Example 9 An aerosol formulation to permit application of the nail polish of Example 8 by spraying is prepared by mixing 3 g. of the composition of Example 8 with 35 ml. methylene chloride and 10 ml. Freon 12. This sprayable composition adheres firmly to the nails.
Obviously many modifications and variations of the present invention are possible in the light of the above teaching. It is, therefore, to be understood that within the scope of the appended claims, the invention may be practiced otherwise than as specifically described.
The invention claimed is:
1. The reaction product formed by heating a mixture of an organic diisocyanate and a member of the group consisting of anhydrous polyvinylpyrrolidone and anhydrous hydrolyzed vinylpyrrolidone/vinyl acetate copolymer to a temperature of between about room temperature and 70 C. until a polymer solution is formed.
2. The reaction product of claim 1 wherein the organic diisocyanate is selected from the group consisting of 1,6- hexane diisocyanate, 1,4-cyclohexane diisocyanate, 2,4-
tolylene diisocyanate, 2,6-tolylene diisocyanate, 3,3- bitolylene 4,4'-diisocyanate and 3,3'-Idimethyldiphenylmethane 4,4'-diisocyanate.
3. A product consisting of a complex of a halogen and the reaction product formed by heating a mixture of an organic diisocyanate with a member of the group consisting of anhydrous polyvinylpyrrolidone and anhydrolyzed vinylpyrrolidone/vinyl acetate copolymer to a temperature of between about room temperature and 70 C. until a polymer solution is formed.
4. A substantially water-insoluble, non-hygroscopic, pliable, transparent film consisting of (1) the reaction product formed by heating a mixture of anhydrous polyvinylpyrrolidone and an organic diisocyanate to a temperature of between about room temperature to 70 C. until a polymer solution is formed, and (2) a plasticizer for said reaction product.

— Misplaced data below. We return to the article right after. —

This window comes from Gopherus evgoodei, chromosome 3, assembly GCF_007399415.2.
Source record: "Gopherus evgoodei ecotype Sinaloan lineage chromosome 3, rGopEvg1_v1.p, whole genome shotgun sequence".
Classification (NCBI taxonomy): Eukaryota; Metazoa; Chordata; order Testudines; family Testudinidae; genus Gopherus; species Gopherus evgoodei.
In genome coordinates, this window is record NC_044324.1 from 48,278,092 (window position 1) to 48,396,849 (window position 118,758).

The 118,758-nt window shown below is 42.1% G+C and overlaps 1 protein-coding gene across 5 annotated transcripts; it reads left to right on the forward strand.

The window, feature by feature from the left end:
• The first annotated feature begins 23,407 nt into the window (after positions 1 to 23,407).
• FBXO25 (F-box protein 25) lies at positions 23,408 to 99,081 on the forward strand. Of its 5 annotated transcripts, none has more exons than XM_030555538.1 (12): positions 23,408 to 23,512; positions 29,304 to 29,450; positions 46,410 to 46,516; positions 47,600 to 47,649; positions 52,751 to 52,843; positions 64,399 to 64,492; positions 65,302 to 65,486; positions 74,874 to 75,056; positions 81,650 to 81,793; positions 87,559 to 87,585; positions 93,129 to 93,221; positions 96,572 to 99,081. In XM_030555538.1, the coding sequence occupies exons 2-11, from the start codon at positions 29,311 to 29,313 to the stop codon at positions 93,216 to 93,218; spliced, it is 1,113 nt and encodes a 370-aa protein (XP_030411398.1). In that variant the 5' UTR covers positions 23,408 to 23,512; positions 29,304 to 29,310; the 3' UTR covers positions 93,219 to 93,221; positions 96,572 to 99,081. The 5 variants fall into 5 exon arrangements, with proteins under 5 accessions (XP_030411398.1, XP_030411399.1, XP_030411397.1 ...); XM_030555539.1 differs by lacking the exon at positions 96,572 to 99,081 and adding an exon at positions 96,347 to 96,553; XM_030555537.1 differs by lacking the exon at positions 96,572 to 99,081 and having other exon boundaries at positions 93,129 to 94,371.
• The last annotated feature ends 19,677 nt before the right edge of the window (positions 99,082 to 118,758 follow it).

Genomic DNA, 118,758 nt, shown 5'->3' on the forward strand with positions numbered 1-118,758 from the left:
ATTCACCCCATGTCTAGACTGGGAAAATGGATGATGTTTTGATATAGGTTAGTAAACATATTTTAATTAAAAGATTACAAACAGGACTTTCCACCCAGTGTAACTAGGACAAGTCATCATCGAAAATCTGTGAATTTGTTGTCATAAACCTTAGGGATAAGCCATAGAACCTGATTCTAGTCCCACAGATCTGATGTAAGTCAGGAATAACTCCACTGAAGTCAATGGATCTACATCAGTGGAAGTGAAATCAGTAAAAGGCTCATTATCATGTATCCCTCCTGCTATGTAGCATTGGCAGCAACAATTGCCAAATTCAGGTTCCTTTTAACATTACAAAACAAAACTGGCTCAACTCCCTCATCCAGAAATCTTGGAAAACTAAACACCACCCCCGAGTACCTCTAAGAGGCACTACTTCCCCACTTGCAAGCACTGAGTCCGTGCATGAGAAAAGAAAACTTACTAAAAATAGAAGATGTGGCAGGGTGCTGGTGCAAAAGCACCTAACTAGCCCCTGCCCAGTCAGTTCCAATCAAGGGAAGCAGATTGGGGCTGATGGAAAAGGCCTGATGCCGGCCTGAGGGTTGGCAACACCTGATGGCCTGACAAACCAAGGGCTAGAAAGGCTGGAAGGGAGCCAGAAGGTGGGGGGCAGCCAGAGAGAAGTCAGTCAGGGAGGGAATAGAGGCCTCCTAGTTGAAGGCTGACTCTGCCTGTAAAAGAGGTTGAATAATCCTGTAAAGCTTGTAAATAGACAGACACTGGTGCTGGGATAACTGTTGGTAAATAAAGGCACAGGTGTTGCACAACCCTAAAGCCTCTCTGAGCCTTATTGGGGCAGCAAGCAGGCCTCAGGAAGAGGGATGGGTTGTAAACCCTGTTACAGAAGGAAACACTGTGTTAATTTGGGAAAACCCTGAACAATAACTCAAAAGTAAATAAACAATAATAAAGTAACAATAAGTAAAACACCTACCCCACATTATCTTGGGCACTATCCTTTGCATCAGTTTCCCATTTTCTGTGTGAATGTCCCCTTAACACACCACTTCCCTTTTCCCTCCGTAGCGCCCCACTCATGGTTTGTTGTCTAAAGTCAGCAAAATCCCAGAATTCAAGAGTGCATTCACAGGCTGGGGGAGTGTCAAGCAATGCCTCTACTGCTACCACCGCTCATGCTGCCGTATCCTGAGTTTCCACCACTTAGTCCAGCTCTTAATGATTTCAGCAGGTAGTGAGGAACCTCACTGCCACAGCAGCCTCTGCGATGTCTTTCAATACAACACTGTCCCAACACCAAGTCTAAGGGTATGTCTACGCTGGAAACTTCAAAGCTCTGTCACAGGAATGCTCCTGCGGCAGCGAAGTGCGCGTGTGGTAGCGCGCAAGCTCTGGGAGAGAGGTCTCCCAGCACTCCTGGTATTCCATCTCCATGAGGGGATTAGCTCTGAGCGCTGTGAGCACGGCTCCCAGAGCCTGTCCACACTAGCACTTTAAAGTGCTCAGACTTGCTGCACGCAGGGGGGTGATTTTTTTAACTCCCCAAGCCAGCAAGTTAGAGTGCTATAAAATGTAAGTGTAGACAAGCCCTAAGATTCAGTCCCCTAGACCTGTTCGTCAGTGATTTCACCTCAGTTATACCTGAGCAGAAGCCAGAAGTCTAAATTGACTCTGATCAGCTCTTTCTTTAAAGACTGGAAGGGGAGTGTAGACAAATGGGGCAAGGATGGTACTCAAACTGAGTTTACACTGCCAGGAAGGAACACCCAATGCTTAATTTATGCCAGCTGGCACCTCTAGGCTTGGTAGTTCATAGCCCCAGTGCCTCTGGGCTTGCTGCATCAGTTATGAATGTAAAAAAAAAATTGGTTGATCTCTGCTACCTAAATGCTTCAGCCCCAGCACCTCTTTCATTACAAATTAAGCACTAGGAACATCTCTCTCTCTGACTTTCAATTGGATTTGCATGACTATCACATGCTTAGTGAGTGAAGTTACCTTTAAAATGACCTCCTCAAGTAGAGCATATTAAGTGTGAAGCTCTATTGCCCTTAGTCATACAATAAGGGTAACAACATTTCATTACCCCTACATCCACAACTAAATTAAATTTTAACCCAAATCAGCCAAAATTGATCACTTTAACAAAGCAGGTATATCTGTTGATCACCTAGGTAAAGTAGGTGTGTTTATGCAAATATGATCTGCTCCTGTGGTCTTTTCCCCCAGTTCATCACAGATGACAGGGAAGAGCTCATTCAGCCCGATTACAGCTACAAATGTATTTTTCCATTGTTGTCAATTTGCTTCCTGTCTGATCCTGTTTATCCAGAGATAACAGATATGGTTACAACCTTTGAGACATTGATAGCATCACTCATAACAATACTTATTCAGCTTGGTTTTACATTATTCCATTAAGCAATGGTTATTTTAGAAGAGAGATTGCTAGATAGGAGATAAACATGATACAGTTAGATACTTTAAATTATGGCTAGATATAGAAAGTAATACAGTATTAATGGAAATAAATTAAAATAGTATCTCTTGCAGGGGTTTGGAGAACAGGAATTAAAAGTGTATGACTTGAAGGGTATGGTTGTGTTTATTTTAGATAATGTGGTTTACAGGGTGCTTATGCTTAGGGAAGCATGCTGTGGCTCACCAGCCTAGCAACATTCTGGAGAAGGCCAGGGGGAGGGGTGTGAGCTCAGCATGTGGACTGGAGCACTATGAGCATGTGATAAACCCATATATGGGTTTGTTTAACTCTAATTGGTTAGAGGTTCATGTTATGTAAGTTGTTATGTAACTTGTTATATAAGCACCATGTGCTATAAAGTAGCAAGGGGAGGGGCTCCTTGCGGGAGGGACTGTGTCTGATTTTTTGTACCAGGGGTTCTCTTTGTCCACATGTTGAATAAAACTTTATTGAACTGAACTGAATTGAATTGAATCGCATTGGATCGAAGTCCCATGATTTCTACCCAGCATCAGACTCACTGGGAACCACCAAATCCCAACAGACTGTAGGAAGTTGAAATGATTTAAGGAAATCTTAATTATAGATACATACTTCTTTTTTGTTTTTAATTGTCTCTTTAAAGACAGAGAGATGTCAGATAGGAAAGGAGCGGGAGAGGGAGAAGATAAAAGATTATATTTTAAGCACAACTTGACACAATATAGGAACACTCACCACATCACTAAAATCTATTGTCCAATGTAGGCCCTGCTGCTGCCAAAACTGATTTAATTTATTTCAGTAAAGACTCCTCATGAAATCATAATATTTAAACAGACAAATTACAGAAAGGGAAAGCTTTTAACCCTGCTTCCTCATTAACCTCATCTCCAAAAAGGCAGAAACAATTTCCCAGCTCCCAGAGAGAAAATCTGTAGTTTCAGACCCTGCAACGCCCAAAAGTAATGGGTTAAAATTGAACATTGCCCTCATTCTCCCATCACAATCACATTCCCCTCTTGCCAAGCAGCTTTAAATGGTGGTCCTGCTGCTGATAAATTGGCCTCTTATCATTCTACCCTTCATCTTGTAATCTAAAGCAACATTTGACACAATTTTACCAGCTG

5. The reaction product of claim 1 wherein the anhydrous vinylpyrrolidone/vinyl acetate copolymer is partially hydrolyzed.
References Cited by the Examiner UNITED STATES PATENTS 6 2,580,808 1/52 Marks et a1. 210-62 2,662,885 12/53 Kamlet 2l062 2,667,473 1/54 Morner 260-88.3 2,719,831 10/55 Craemer 260-883 2,739,922 3/56 Shelanski 16717 2,793,980 5/57 Mamlok et al 16787 2,919,193 12/59 Berntsson 9948 2,926,157 2/ Leclercq et a1. 26077.5 2,953,498 9/ 60 Werner 16787 3,003,919 10/61 Broge 16793 3,010,910 11/61 Gauchard 252305 3,028,367 4/ 62 OBrien 26077.5 3,060,098 10/ 62 Gershon 16793 3,061,439 10/ 62 Stone 9948 3,068,179 12/62 Farnsworth et a1. 252305 OTHER REFERENCES Chemical Abstracts, vol. 53, entry 1200c, 1959 (citing Iwakura et al., Yuri Gosei Kagaku Koyokai Shi, vol. 16, pages 533-6, 1958).
LEON J. BERCOVITZ, Primary Examiner.
MORRIS O. WOLK, J. MARCUS, DONALD E. CZAIA,